Cannot Get Spindle Rotation on New Summit 14x40 With RPC
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  1. #1
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    Question Cannot Get Spindle Rotation on New Summit 14x40 With RPC

    I've searched the forum for a bit and haven't found any insight yet. I have a brand new Summit 14x40 Precision Lathe that is being powered by a North American RPC PL-10. The machine has power as everything seems to work minus the most important part; the spindle. It will not turn when the motor is in gear, forward-reverse lever is engaged and all safeties are disengaged. If I bypass the various safety connectors it still will not run. Yet when I push the override button on the connector for the clockwise or counter-clockwise spindle rotation, the spindle rotates just fine, but this is the only way it will rotate. Could this be caused by something as simple as the leads from the converter to the machine being connected in the wrong order? Or is this some other issue? Any insight would be very helpful.

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    If it runs at all the electric is OK.

    Seems that the control switch system for regular operation is not doing its thing. If the over-ride works, the contactor works and the voltage should be OK.

    Loose wire, bad switch, etc?

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    Mark sure the generated (wild leg) is not connected to the transformer, as the voltage can vary quite a bit. It sounds like the contactors are not closing, if the overrides work.

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    Quote Originally Posted by mksj View Post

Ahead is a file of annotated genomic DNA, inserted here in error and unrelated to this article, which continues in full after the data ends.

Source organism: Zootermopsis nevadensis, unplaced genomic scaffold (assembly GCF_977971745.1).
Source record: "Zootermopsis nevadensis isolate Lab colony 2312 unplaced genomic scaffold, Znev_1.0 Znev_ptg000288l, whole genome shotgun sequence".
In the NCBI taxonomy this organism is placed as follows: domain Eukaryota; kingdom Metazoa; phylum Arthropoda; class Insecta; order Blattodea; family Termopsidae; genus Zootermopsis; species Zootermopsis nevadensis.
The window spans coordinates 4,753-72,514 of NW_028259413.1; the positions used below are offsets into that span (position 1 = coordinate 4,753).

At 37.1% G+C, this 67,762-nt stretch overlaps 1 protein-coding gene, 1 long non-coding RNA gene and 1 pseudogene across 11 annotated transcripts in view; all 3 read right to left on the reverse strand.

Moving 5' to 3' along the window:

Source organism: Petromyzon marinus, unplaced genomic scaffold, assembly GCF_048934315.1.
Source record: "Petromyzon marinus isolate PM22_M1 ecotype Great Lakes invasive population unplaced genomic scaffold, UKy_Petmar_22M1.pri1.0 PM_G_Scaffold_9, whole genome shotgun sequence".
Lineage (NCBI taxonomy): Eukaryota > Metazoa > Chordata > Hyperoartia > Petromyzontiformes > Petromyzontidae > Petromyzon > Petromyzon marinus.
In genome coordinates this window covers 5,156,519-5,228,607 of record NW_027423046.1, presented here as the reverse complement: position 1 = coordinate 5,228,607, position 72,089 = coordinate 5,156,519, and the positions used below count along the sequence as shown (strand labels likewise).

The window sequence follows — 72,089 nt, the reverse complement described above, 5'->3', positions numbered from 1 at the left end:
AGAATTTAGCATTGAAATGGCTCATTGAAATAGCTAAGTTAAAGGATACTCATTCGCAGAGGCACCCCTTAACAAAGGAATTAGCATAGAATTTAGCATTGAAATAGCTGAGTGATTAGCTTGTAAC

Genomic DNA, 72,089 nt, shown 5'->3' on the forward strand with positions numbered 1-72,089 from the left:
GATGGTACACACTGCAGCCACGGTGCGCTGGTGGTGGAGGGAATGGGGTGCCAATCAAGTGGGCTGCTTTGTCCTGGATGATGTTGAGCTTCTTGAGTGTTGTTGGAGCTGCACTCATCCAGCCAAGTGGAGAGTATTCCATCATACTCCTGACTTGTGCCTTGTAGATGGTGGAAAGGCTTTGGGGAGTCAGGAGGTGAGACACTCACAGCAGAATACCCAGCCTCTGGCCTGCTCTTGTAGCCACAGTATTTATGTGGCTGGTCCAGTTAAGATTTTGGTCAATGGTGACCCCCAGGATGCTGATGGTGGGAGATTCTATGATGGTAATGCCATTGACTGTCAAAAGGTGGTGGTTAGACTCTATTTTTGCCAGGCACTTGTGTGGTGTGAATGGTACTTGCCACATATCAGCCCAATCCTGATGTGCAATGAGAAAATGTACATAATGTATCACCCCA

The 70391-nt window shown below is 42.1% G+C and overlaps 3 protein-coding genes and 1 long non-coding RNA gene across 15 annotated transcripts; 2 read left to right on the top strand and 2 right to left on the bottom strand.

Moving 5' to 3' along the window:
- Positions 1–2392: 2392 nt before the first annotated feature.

Mark sure the generated (wild leg) is not connected to the transformer, as the voltage can vary quite a bit. It sounds like the contactors are not closing, if the overrides work.

    Yes, this can be an issue. If the voltage drops enough to drop out the contactor as the motor starts, the motor may just "kick", but not start. Often the contactor will "buzz" as it goes through the cycle of contactor closes, voltage drops, contactor opens, voltage recovers, contactor closes, voltage drops, etc, etc.

    I am assuming that if the motor works on over-ride, that the contactor is closing. Often that over-ride, or "jog" button is just like the start button, except that it bypasses the "holding" or "sealing" contact on the main contactor. So it only closes the contactor when the button is held.

    The same problem of voltage drop should happen either way, so I am assuming for the moment that the problem is in the start button itself, or it's direct wiring.

    If the contactor is actually closing to power the motor in "over-ride", that should "clear" the transformer, and most of the control wiring. They must be working, and not having a problem with voltage drop.

    But it IS an excellent point, and even if the machine's control power seems to be working, the connection should be verified to be powering the controls from the pass-through legs, and NOT from the generated leg.


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